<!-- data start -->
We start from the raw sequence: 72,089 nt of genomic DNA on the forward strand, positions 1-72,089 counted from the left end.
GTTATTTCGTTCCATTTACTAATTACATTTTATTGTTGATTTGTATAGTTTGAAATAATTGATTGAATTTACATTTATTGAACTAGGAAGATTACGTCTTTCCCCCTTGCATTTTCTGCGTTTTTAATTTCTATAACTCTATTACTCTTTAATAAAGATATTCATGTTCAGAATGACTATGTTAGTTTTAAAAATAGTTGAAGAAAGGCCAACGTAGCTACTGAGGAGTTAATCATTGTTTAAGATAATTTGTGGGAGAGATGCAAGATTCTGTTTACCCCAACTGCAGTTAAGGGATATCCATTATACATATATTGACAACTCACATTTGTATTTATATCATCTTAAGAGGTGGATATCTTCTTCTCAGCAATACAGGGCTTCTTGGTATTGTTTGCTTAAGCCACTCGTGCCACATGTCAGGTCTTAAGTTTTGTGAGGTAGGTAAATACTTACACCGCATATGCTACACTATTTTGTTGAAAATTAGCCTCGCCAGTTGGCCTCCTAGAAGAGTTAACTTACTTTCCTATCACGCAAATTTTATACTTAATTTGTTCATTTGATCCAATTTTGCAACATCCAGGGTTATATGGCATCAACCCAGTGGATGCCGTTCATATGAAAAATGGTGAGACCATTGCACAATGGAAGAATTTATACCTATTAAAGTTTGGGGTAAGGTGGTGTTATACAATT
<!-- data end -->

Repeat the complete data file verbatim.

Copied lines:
We start from the raw sequence: 72,089 nt of genomic DNA on the forward strand, positions 1-72,089 counted from the left end.
GTTATTTCGTTCCATTTACTAATTACATTTTATTGTTGATTTGTATAGTTTGAAATAATTGATTGAATTTACATTTATTGAACTAGGAAGATTACGTCTTTCCCCCTTGCATTTTCTGCGTTTTTAATTTCTATAACTCTATTACTCTTTAATAAAGATATTCATGTTCAGAATGACTATGTTAGTTTTAAAAATAGTTGAAGAAAGGCCAACGTAGCTACTGAGGAGTTAATCATTGTTTAAGATAATTTGTGGGAGAGATGCAAGATTCTGTTTACCCCAACTGCAGTTAAGGGATATCCATTATACATATATTGACAACTCACATTTGTATTTATATCATCTTAAGAGGTGGATATCTTCTTCTCAGCAATACAGGGCTTCTTGGTATTGTTTGCTTAAGCCACTCGTGCCACATGTCAGGTCTTAAGTTTTGTGAGGTAGGTAAATACTTACACCGCATATGCTACACTATTTTGTTGAAAATTAGCCTCGCCAGTTGGCCTCCTAGAAGAGTTAACTTACTTTCCTATCACGCAAATTTTATACTTAATTTGTTCATTTGATCCAATTTTGCAACATCCAGGGTTATATGGCATCAACCCAGTGGATGCCGTTCATATGAAAAATGGTGAGACCATTGCACAATGGAAGAATTTATACCTATTAAAGTTTGGGGTAAGGTGGTGTTATACAATT